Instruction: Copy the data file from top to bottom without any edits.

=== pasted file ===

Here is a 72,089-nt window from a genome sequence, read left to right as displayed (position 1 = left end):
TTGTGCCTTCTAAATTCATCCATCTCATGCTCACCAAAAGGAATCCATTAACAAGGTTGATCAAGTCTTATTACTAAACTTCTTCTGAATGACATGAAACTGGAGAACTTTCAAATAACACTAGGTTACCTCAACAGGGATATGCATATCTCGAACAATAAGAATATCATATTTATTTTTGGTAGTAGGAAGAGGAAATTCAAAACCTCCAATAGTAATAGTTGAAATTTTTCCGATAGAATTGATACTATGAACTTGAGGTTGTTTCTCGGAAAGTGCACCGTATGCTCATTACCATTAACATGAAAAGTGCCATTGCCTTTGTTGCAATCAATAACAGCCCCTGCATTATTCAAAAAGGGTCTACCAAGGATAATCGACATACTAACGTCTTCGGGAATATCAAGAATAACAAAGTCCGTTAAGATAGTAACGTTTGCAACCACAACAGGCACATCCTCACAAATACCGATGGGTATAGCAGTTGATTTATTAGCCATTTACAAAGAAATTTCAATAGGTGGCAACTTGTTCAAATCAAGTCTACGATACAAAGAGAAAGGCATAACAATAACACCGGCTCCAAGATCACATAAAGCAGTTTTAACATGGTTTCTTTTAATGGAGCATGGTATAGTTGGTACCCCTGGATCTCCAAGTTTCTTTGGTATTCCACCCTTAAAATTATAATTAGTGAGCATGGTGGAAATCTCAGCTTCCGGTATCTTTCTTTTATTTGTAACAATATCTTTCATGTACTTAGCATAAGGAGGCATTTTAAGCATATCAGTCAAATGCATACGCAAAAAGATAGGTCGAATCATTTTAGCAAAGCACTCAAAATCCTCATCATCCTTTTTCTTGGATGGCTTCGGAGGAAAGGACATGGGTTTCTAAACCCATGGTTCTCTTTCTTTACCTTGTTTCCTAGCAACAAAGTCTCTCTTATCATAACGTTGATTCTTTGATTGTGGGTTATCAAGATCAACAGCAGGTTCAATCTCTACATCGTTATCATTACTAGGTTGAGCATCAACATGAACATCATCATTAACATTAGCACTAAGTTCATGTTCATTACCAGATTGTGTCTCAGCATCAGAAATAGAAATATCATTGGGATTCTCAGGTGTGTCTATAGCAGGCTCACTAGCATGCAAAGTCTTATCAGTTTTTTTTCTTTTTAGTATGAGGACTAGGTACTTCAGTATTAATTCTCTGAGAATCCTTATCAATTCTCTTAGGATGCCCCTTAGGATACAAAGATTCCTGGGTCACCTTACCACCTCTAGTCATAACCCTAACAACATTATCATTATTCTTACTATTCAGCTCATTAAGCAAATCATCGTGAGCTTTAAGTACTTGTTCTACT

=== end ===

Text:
Here is a 72,089-nt window from a genome sequence, read left to right as displayed (position 1 = left end):
TTGTGCCTTCTAAATTCATCCATCTCATGCTCACCAAAAGGAATCCATTAACAAGGTTGATCAAGTCTTATTACTAAACTTCTTCTGAATGACATGAAACTGGAGAACTTTCAAATAACACTAGGTTACCTCAACAGGGATATGCATATCTCGAACAATAAGAATATCATATTTATTTTTGGTAGTAGGAAGAGGAAATTCAAAACCTCCAATAGTAATAGTTGAAATTTTTCCGATAGAATTGATACTATGAACTTGAGGTTGTTTCTCGGAAAGTGCACCGTATGCTCATTACCATTAACATGAAAAGTGCCATTGCCTTTGTTGCAATCAATAACAGCCCCTGCATTATTCAAAAAGGGTCTACCAAGGATAATCGACATACTAACGTCTTCGGGAATATCAAGAATAACAAAGTCCGTTAAGATAGTAACGTTTGCAACCACAACAGGCACATCCTCACAAATACCGATGGGTATAGCAGTTGATTTATTAGCCATTTACAAAGAAATTTCAATAGGTGGCAACTTGTTCAAATCAAGTCTACGATACAAAGAGAAAGGCATAACAATAACACCGGCTCCAAGATCACATAAAGCAGTTTTAACATGGTTTCTTTTAATGGAGCATGGTATAGTTGGTACCCCTGGATCTCCAAGTTTCTTTGGTATTCCACCCTTAAAATTATAATTAGTGAGCATGGTGGAAATCTCAGCTTCCGGTATCTTTCTTTTATTTGTAACAATATCTTTCATGTACTTAGCATAAGGAGGCATTTTAAGCATATCAGTCAAATGCATACGCAAAAAGATAGGTCGAATCATTTTAGCAAAGCACTCAAAATCCTCATCATCCTTTTTCTTGGATGGCTTCGGAGGAAAGGACATGGGTTTCTAAACCCATGGTTCTCTTTCTTTACCTTGTTTCCTAGCAACAAAGTCTCTCTTATCATAACGTTGATTCTTTGATTGTGGGTTATCAAGATCAACAGCAGGTTCAATCTCTACATCGTTATCATTACTAGGTTGAGCATCAACATGAACATCATCATTAACATTAGCACTAAGTTCATGTTCATTACCAGATTGTGTCTCAGCATCAGAAATAGAAATATCATTGGGATTCTCAGGTGTGTCTATAGCAGGCTCACTAGCATGCAAAGTCTTATCAGTTTTTTTTCTTTTTAGTATGAGGACTAGGTACTTCAGTATTAATTCTCTGAGAATCCTTATCAATTCTCTTAGGATGCCCCTTAGGATACAAAGATTCCTGGGTCACCTTACCACCTCTAGTCATAACCCTAACAACATTATCATTATTCTTACTATTCAGCTCATTAAGCAAATCATCGTGAGCTTTAAGTACTTGTTCTACT